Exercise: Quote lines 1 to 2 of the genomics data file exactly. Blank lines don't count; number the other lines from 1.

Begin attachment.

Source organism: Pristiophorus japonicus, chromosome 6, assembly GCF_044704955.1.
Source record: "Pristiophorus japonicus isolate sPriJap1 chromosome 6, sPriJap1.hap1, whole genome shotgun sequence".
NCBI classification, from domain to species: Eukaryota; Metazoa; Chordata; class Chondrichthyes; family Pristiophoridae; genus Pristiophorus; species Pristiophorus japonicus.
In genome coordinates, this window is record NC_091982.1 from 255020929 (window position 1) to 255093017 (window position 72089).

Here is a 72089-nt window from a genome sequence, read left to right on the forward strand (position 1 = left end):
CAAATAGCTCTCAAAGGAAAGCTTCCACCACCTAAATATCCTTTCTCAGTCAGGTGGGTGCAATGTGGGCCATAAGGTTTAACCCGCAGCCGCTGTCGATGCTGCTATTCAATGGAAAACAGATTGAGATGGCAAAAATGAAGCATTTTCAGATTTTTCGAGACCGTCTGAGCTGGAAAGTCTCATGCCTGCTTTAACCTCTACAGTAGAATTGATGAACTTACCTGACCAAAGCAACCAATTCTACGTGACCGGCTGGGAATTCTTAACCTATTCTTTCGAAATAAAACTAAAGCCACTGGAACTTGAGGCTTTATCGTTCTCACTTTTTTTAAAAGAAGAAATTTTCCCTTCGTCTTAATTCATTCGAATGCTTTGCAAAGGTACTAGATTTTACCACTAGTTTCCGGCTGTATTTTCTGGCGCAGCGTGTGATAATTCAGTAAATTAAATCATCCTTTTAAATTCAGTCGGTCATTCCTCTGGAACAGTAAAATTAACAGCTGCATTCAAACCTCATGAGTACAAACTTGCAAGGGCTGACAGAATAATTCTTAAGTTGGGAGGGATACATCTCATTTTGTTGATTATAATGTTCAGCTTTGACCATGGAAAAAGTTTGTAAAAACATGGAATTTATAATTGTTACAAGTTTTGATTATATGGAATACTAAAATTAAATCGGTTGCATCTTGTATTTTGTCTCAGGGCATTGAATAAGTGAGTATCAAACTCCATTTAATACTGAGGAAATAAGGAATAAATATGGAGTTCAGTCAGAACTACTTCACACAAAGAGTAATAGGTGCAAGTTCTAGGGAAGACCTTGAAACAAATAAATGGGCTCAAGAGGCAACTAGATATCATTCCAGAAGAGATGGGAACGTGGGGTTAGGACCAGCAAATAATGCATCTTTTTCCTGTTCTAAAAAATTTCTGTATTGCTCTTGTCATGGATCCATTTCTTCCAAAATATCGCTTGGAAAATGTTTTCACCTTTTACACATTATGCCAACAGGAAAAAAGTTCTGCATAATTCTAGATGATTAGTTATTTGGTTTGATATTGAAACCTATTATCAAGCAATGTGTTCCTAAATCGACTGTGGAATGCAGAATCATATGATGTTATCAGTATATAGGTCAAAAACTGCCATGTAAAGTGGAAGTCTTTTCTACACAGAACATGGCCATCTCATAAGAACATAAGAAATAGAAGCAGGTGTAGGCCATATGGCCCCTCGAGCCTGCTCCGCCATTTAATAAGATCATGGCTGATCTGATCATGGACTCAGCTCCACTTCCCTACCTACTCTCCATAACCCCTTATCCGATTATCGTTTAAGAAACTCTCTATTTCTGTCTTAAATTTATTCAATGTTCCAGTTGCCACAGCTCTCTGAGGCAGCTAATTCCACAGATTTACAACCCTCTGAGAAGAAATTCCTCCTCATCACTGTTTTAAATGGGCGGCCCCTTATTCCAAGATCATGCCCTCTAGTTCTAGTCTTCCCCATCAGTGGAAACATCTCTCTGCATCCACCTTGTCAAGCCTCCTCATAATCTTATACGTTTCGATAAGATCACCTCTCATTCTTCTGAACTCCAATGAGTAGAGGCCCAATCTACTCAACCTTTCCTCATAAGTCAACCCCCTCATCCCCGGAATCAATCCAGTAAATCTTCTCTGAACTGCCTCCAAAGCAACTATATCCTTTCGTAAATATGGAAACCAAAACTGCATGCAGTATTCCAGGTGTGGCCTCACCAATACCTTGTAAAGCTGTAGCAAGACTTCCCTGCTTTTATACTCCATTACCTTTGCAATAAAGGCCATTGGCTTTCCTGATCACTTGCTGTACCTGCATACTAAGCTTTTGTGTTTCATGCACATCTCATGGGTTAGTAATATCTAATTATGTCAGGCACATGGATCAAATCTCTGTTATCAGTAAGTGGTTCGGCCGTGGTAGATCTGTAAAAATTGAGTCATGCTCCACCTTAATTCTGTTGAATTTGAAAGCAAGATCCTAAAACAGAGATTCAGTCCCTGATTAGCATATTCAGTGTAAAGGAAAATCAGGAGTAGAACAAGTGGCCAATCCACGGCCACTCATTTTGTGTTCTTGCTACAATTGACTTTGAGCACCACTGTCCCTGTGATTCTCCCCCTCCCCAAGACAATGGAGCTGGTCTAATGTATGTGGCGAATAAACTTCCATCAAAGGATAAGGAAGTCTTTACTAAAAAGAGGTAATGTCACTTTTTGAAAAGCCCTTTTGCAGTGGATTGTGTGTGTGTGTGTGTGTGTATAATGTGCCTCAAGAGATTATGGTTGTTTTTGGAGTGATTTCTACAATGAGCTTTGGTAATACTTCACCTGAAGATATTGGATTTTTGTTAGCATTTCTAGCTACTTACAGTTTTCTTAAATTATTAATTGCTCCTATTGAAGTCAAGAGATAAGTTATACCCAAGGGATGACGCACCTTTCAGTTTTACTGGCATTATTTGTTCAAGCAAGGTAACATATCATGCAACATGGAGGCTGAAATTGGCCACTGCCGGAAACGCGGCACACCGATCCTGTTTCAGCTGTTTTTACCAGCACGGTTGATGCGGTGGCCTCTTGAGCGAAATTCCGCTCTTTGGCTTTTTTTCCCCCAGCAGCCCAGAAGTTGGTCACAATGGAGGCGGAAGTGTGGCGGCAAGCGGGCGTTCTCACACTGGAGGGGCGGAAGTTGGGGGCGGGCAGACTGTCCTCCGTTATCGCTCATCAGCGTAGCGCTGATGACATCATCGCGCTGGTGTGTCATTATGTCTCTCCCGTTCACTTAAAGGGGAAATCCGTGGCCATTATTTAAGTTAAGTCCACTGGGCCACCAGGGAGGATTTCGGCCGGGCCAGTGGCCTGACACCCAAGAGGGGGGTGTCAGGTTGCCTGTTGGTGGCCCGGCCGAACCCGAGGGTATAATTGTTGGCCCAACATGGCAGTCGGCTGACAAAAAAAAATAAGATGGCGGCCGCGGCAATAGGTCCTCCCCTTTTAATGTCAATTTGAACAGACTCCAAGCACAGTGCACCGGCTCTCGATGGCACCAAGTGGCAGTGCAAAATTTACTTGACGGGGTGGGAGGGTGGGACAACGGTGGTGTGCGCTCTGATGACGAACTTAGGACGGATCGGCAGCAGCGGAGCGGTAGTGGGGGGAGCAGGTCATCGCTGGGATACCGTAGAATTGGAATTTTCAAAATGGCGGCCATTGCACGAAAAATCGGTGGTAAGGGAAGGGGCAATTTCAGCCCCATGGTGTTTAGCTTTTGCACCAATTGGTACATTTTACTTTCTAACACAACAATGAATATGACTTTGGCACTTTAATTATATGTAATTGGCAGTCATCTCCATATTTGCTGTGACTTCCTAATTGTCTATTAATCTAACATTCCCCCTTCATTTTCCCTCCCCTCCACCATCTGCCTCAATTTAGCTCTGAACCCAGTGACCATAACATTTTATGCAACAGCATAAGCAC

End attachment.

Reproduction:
Source organism: Pristiophorus japonicus, chromosome 6, assembly GCF_044704955.1.
Source record: "Pristiophorus japonicus isolate sPriJap1 chromosome 6, sPriJap1.hap1, whole genome shotgun sequence".